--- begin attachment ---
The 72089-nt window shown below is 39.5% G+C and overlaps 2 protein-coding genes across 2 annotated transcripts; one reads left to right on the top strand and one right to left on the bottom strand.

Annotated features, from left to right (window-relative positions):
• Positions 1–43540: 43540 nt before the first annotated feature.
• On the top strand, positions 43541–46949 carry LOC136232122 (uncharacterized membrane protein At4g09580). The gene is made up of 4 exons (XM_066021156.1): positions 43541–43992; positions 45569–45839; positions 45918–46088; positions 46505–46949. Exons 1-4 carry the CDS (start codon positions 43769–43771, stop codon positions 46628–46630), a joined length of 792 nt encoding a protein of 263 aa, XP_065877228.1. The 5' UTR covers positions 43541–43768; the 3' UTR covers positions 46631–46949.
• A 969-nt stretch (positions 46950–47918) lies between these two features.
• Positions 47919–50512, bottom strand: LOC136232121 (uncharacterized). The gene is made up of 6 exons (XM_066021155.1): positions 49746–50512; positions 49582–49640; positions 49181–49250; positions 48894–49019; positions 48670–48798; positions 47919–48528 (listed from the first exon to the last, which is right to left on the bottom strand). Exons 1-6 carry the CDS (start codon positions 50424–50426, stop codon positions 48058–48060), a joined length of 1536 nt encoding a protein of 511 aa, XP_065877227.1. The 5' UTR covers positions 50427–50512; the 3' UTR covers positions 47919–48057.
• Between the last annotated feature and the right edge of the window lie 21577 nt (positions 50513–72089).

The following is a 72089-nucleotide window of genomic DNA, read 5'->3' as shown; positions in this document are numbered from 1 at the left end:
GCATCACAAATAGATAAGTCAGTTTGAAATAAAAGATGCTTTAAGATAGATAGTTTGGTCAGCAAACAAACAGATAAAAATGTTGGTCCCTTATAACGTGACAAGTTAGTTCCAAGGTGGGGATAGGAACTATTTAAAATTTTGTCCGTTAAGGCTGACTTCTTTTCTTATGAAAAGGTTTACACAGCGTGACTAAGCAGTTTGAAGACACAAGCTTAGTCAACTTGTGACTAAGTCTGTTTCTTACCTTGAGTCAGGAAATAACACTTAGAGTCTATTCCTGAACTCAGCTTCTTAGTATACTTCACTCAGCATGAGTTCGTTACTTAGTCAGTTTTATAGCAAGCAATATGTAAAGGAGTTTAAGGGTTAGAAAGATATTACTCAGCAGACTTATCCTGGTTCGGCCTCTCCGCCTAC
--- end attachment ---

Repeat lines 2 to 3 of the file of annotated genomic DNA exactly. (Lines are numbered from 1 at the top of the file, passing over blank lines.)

Annotated features, from left to right (window-relative positions):
• Positions 1–43540: 43540 nt before the first annotated feature.